To proceed with HRT, Haagaard had to set up an appointment with a family doctor and consult with an endocrinologist, which took several back-and-forths. Although medical professionals wanted to ensure the process was safe, Haagaard spent over a year waiting for treatment as their chronic condition and mental health worsened.

“I’ve lost years of my life to delayed diagnosis and treatment, and part of the reason I waited so long to pursue HRT was that I wasn’t sure I could handle something like that happening to me again,” Haagaard wrote in a follow-up statement to The Journal.

“It’s really painful to have the experience of needing medical help and being told you’re not sick enough, or you’re too sick, or you’re not sick in the right way, or you’re just mentally ill, or drug-seeking, or attention-seeking.”

Moving in a Circle

Although Kingston ranks as one of the nation’s most gender-diverse cities, local physicians and clinics say they are overwhelmed by the number of people seeking gender-affirming care.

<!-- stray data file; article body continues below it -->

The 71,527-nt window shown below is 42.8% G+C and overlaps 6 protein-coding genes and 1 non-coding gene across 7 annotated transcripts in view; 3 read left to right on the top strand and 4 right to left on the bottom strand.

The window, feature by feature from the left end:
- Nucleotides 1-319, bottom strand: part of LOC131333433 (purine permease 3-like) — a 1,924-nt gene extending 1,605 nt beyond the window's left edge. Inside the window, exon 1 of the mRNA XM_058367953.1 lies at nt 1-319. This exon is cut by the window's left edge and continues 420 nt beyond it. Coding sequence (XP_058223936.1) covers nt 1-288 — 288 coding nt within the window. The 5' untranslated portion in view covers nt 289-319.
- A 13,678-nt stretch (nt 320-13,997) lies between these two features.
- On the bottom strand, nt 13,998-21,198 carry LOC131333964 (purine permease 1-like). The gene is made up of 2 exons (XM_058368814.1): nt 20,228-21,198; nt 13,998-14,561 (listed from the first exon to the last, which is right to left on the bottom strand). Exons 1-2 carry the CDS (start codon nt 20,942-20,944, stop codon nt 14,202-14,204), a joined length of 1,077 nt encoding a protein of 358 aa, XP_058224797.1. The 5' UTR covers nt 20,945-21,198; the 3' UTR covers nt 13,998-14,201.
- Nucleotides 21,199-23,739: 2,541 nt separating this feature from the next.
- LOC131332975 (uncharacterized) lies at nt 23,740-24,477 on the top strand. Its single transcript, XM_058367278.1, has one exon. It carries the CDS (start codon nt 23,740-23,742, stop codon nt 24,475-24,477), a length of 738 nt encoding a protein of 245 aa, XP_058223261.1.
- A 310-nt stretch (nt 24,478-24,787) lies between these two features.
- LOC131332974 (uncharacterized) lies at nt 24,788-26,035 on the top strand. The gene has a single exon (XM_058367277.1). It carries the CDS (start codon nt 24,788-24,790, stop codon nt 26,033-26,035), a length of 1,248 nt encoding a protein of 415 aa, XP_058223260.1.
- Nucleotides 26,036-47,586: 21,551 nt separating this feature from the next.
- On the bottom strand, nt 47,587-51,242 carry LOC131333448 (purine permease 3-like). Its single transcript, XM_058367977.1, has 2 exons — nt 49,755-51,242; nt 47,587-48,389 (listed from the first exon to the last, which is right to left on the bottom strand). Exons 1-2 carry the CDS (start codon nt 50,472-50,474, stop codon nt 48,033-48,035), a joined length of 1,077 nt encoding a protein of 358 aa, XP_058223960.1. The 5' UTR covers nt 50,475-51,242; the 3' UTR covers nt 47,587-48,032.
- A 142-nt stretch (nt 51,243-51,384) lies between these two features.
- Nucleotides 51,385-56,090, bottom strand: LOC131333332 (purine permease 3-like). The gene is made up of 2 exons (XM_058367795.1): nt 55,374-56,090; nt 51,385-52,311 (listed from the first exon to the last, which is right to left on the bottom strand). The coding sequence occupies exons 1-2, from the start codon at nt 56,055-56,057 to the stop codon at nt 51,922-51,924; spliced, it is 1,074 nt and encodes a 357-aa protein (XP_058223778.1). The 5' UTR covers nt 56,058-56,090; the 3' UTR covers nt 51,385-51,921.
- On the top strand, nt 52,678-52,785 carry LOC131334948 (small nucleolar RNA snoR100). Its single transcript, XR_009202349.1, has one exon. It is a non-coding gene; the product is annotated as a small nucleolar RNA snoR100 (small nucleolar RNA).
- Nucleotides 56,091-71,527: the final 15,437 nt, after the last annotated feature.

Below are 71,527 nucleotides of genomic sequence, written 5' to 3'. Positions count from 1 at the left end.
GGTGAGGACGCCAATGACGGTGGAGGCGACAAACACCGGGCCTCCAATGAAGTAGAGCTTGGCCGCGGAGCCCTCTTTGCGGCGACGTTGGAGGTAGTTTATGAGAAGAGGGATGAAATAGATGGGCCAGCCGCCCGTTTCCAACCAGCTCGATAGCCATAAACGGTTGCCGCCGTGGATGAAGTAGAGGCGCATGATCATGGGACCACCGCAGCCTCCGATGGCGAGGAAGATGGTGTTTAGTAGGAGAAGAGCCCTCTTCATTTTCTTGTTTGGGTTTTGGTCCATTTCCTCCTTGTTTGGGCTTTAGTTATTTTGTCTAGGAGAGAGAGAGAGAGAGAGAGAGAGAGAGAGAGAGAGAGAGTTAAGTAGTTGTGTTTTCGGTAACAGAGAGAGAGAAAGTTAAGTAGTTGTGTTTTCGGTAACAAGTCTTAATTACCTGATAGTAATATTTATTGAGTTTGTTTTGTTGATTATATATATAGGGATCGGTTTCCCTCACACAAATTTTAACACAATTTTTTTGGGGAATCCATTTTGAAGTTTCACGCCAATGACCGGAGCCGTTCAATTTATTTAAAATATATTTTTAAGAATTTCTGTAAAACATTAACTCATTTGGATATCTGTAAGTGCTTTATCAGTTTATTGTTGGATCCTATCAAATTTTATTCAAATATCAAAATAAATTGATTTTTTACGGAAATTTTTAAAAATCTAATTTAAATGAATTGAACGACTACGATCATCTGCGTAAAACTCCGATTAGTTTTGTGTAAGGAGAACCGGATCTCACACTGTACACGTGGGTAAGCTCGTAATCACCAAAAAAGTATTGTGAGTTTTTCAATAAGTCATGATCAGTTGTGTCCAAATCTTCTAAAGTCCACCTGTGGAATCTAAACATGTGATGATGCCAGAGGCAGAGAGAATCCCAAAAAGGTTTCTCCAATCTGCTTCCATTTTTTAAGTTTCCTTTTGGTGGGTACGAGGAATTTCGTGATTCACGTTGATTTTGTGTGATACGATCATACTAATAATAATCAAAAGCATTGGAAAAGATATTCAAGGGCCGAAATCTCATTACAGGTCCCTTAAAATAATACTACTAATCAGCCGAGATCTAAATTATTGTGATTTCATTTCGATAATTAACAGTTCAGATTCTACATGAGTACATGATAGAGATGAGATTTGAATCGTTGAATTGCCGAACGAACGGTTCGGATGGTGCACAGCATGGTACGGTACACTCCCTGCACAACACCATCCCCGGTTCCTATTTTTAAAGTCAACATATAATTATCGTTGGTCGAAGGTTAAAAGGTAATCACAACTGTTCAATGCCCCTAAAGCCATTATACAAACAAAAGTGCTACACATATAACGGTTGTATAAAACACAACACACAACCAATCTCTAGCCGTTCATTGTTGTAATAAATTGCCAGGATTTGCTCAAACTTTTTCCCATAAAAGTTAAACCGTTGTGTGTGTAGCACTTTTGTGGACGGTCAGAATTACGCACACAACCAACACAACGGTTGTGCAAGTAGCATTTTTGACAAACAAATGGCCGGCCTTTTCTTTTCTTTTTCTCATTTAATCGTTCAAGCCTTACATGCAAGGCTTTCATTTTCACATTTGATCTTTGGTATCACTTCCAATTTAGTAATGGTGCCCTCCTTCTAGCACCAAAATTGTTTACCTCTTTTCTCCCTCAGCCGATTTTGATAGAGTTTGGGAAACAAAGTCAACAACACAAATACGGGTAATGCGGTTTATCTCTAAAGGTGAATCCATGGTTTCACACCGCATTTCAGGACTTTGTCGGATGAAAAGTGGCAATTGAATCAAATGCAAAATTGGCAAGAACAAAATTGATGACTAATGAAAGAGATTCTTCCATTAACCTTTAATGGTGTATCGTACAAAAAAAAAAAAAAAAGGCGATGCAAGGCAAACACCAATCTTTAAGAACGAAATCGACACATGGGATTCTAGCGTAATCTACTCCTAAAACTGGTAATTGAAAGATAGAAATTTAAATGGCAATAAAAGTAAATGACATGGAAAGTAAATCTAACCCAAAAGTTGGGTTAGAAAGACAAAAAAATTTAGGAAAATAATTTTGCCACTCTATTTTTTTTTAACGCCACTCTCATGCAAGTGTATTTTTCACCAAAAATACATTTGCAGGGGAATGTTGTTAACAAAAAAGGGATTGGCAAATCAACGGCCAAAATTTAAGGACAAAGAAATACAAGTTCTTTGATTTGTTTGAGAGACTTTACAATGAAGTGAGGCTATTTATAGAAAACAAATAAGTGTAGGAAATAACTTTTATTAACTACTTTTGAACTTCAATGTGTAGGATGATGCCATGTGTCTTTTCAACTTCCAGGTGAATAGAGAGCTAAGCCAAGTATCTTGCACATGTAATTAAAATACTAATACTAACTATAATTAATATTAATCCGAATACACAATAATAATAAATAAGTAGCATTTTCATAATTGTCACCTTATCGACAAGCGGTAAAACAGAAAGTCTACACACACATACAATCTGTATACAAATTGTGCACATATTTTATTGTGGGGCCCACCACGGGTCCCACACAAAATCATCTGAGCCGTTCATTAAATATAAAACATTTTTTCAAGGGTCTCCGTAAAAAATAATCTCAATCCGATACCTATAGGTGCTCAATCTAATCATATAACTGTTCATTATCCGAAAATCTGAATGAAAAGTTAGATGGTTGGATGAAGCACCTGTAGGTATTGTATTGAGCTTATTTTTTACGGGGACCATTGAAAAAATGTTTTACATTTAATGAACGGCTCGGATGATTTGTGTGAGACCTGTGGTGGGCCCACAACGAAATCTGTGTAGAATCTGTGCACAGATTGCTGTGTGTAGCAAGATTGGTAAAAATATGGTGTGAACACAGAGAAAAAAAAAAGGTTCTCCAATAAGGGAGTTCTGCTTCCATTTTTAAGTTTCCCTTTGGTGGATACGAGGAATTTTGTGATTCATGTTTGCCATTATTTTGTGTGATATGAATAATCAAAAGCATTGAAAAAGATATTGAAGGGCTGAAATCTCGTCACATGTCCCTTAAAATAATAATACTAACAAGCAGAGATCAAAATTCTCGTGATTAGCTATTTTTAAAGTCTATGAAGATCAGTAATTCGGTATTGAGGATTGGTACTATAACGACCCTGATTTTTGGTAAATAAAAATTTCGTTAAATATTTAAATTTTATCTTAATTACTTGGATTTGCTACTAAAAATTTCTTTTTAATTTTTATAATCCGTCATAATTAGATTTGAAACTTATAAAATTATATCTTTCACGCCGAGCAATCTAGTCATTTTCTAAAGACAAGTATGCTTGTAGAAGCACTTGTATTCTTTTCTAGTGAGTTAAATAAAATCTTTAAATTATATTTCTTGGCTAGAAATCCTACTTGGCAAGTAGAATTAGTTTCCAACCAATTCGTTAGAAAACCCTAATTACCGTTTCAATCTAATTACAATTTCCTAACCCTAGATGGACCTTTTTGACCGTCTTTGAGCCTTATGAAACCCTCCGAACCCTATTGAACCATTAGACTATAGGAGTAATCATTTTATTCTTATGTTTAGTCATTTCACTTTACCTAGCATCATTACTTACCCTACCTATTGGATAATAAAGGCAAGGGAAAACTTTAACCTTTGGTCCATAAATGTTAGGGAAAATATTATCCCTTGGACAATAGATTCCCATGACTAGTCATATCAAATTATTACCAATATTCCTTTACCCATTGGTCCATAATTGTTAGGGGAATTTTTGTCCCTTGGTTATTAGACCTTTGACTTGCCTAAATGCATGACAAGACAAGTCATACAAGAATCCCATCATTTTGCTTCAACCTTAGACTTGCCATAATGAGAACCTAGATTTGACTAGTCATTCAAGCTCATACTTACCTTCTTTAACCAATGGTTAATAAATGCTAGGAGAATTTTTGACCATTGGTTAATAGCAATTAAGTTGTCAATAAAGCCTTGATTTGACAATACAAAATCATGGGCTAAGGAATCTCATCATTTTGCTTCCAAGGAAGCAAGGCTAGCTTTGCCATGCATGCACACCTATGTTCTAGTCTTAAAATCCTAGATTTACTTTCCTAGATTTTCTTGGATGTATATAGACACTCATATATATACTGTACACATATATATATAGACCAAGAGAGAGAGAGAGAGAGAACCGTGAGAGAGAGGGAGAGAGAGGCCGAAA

In 2016, the guidelines around providing transgender care in Ontario were rewritten to give all qualified registered nurses, social workers, nurse practitioners, and physicians the power to prescribe HRT to their clients.

Despite this, many medical professionals perceive gender-affirming care to be a specialized practice, rather than an integral part of primary care that any qualified practitioner can offer.

“Unfortunately, we don’t see a lot of doctors taking [gender-affirming care] on as part of somebody’s comprehensive care, either because of their own prejudice or cis-normative ideas about somebody’s health, or because they don’t know that this is something that they are able to do,” Carley Hoja, a social worker at the Kingston Trans Health Clinic, told The Journal.

The Kingston Trans Health Clinic, operated by Kingston Community Health Centres (KCHC) in collaboration with the Queen’s Family Health Team and the Kingston Health Sciences Centre (KHSC) Gender Clinic, is the only provincially funded gender therapy clinic serving southeastern Ontario. Last year, it supported over 300 patients through 1,400 visits to the clinic.